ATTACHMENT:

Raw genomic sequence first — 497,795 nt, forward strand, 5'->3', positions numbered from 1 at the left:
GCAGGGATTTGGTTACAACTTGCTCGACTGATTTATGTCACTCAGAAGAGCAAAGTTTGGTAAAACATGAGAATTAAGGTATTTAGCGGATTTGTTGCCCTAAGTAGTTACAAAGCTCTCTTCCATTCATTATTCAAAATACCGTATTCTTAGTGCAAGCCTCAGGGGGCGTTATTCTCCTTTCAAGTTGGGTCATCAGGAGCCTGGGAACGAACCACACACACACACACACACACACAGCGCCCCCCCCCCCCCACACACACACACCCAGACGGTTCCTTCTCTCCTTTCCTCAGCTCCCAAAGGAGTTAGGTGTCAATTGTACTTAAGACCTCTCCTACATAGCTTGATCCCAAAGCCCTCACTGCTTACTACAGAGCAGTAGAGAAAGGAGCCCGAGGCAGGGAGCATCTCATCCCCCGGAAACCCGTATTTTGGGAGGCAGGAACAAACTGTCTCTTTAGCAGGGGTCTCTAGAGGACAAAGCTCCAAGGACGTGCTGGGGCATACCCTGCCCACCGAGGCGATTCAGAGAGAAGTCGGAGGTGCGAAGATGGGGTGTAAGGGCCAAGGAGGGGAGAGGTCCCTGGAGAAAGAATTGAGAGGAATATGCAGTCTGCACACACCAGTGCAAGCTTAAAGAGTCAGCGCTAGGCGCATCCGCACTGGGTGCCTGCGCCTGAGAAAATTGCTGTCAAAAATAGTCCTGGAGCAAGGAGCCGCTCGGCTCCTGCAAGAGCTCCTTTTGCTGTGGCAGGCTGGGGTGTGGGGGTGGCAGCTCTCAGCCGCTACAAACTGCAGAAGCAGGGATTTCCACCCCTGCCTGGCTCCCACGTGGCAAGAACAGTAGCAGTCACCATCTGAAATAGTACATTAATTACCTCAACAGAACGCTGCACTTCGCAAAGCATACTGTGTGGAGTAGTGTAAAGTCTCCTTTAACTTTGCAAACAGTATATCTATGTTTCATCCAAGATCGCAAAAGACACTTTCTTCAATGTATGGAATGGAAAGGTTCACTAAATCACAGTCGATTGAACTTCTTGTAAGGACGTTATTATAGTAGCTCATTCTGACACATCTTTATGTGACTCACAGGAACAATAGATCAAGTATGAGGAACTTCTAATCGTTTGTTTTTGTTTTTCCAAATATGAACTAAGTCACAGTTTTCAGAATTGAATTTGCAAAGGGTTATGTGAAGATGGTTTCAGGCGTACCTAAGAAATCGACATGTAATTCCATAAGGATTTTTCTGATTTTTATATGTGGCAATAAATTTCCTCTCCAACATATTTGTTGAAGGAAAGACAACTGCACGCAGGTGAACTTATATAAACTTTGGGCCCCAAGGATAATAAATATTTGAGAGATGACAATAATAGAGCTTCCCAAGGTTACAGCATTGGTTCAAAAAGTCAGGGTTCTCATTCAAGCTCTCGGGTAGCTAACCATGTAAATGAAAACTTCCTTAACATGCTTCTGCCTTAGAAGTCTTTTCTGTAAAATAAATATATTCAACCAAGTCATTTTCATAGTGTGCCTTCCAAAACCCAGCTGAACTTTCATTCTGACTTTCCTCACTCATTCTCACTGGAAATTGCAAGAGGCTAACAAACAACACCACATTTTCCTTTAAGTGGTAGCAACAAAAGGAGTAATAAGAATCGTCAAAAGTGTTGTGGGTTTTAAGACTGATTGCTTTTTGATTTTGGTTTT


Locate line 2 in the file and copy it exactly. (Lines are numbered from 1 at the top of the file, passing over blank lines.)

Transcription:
GCAGGGATTTGGTTACAACTTGCTCGACTGATTTATGTCACTCAGAAGAGCAAAGTTTGGTAAAACATGAGAATTAAGGTATTTAGCGGATTTGTTGCCCTAAGTAGTTACAAAGCTCTCTTCCATTCATTATTCAAAATACCGTATTCTTAGTGCAAGCCTCAGGGGGCGTTATTCTCCTTTCAAGTTGGGTCATCAGGAGCCTGGGAACGAACCACACACACACACACACACACACAGCGCCCCCCCCCCCCCACACACACACACCCAGACGGTTCCTTCTCTCCTTTCCTCAGCTCCCAAAGGAGTTAGGTGTCAATTGTACTTAAGACCTCTCCTACATAGCTTGATCCCAAAGCCCTCACTGCTTACTACAGAGCAGTAGAGAAAGGAGCCCGAGGCAGGGAGCATCTCATCCCCCGGAAACCCGTATTTTGGGAGGCAGGAACAAACTGTCTCTTTAGCAGGGGTCTCTAGAGGACAAAGCTCCAAGGACGTGCTGGGGCATACCCTGCCCACCGAGGCGATTCAGAGAGAAGTCGGAGGTGCGAAGATGGGGTGTAAGGGCCAAGGAGGGGAGAGGTCCCTGGAGAAAGAATTGAGAGGAATATGCAGTCTGCACACACCAGTGCAAGCTTAAAGAGTCAGCGCTAGGCGCATCCGCACTGGGTGCCTGCGCCTGAGAAAATTGCTGTCAAAAATAGTCCTGGAGCAAGGAGCCGCTCGGCTCCTGCAAGAGCTCCTTTTGCTGTGGCAGGCTGGGGTGTGGGGGTGGCAGCTCTCAGCCGCTACAAACTGCAGAAGCAGGGATTTCCACCCCTGCCTGGCTCCCACGTGGCAAGAACAGTAGCAGTCACCATCTGAAATAGTACATTAATTACCTCAACAGAACGCTGCACTTCGCAAAGCATACTGTGTGGAGTAGTGTAAAGTCTCCTTTAACTTTGCAAACAGTATATCTATGTTTCATCCAAGATCGCAAAAGACACTTTCTTCAATGTATGGAATGGAAAGGTTCACTAAATCACAGTCGATTGAACTTCTTGTAAGGACGTTATTATAGTAGCTCATTCTGACACATCTTTATGTGACTCACAGGAACAATAGATCAAGTATGAGGAACTTCTAATCGTTTGTTTTTGTTTTTCCAAATATGAACTAAGTCACAGTTTTCAGAATTGAATTTGCAAAGGGTTATGTGAAGATGGTTTCAGGCGTACCTAAGAAATCGACATGTAATTCCATAAGGATTTTTCTGATTTTTATATGTGGCAATAAATTTCCTCTCCAACATATTTGTTGAAGGAAAGACAACTGCACGCAGGTGAACTTATATAAACTTTGGGCCCCAAGGATAATAAATATTTGAGAGATGACAATAATAGAGCTTCCCAAGGTTACAGCATTGGTTCAAAAAGTCAGGGTTCTCATTCAAGCTCTCGGGTAGCTAACCATGTAAATGAAAACTTCCTTAACATGCTTCTGCCTTAGAAGTCTTTTCTGTAAAATAAATATATTCAACCAAGTCATTTTCATAGTGTGCCTTCCAAAACCCAGCTGAACTTTCATTCTGACTTTCCTCACTCATTCTCACTGGAAATTGCAAGAGGCTAACAAACAACACCACATTTTCCTTTAAGTGGTAGCAACAAAAGGAGTAATAAGAATCGTCAAAAGTGTTGTGGGTTTTAAGACTGATTGCTTTTTGATTTTGGTTTT